From a sweet trust in God to a faltering trust in God. God didn’t change, I did.
In March 2009, three months after my stem cell transplant my foundation crumbled from under my feet. I was looking for my “normal” (and those of you who have had cancer understand). I wanted to be normal again but what was normal? Because of the trauma of cancer I knew my normal was not the same as on April 23, 2008, the day before I received the results from my lymph node biopsy. My normal was now different, new. I had a new normal.
My exploration of this new normal took me on a lonely path of discovery. I knew God was with me and guiding me but He felt elusive and, of course He was because I didn’t correctly understand Him. I was in the process of rediscovering God, who He was as God and who I was as His child. However, this process began a few years before I was diagnosed with cancer, God was already at work as He dropped a seed word into my life called “sovereign.”
The adjective sovereign is defined as supreme; preeminent; indisputable; and being above all others in character, importance, excellence, etc.
Sovereign God. The triune God, (Father, Son and Holy Spirit) is the eternal, just, loving, ultimate ruler of everything and the first cause of all good things.
This seed word was watered and began to germinate as God’s truth when I was in treatment. My second cycle of chemotherapy introduced new drugs in my treatment protocol, R-hyperCVAD. They made me very sick and I went to ER because of the abdominal pain I was experiencing. As it turned out, the doctor couldn’t find the source of the pain. Later I found out my liver enzymes were elevated, whether or not that created the pain I don’t know. But this experience scared me, what was this chemotherapy doing to my body? This was the first of a few low times.
My son, Chad emailed me a short but poignant note that was my first real step in understanding God’s sovereignty and His divine authority in my life. The note read, “Dear Mom, I am sorry that you have been feeling sick lately. I guess the Fall is hitting you today. I pray that through suffering Christ would wipe away all that you thought was dear and you would treasure and focus on Him. God will use this as a fire to refine you and make you more like Him. Remember Christ experienced suffering so He knows what you are going through. Here are some sermons for you.”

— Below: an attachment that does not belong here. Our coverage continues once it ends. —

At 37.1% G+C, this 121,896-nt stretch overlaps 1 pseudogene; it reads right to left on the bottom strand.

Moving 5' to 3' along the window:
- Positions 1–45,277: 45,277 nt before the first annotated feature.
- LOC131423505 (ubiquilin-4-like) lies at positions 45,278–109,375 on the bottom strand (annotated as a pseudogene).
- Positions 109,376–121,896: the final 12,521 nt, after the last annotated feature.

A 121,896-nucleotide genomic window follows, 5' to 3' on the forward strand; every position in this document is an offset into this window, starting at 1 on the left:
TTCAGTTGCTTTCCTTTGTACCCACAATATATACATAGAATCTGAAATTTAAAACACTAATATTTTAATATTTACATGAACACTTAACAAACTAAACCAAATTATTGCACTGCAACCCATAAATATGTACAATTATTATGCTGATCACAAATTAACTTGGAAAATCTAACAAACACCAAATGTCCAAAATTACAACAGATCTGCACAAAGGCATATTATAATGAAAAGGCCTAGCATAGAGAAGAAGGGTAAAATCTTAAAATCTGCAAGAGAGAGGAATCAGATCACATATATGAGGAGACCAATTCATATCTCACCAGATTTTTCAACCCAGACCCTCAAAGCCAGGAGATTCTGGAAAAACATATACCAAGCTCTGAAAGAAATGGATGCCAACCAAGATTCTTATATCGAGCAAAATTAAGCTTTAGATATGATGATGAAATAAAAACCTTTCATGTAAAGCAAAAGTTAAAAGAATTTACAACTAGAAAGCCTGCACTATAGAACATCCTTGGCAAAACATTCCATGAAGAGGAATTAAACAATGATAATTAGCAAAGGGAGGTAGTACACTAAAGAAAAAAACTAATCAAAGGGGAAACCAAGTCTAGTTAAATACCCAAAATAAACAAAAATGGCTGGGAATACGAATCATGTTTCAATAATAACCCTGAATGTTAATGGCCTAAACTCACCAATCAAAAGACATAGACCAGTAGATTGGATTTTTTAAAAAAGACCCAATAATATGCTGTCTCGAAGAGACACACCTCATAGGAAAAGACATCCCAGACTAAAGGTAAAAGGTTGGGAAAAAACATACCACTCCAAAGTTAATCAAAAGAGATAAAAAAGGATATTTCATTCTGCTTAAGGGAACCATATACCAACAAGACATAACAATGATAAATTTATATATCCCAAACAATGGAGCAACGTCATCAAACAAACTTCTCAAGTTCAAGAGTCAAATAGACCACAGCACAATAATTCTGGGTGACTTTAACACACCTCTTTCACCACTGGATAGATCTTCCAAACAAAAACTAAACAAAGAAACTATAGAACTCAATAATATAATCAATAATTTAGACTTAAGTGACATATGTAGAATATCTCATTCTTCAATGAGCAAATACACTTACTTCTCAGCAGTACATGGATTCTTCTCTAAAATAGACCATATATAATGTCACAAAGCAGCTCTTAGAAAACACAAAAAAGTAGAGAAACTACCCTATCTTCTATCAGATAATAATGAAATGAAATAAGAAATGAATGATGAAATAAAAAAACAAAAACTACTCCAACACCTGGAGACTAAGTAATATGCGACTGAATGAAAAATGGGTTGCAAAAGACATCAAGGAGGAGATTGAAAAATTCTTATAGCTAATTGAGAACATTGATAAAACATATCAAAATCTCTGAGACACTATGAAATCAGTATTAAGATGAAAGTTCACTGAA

I had to read his note three or four times to understand the truth and full impact of what he wrote. And slowly the truth behind this note began to open and I understood the content of what Chad was saying.
Adam and Eve’s disobedience to God resulted in the fall of man in relationship to God and because of their sin, one of many consequences was sickness. I was suffering from this decaying consequence. This cancer was not my fault and it was not God’s fault; this cancer was the result of Original Sin.
Initially, I thought his statement about Christ wiping away all that I thought was dear was a little harsh but the more I thought about this I realized it was true. Christ’s ultimate goal for me was to fully treasure and focus on Him and how could I if I was holding on to what I thought was important? What was important to me was not eternal, what was eternal was Christ.
And, yes, God did use my cancer as a fire to refine me and make me more like Him. And my comfort came knowing that Christ did suffer and Christ did know what I was going through.
Chad’s note brought a deep comfort to me knowing I was experiencing God’s sovereign and purposeful plan for my life. As my treatment progressed, this truth settled in my heart and mind and I referred back to it often as my health, energy and stamina grew weaker and weaker, becoming more susceptible to complications due to an accumulating effect from the chemotherapy.
God was in control and my trust anchor was deeply embedded in the Rock; I weathered the fierce storm knowing Christ understood my suffering and everything works for the good of those who love Him. (Rms. 8:28)
This infant understanding of sovereignty helped me in my post treatment journey of rediscovering who God was and who I was in relation to Him. I felt helpless and lost knowing that the control I disciplined myself to live by was no longer. The predictability and course I thought my life should have was now a vapor.
(Discovery: sovereign, lordship and trust – part III, following)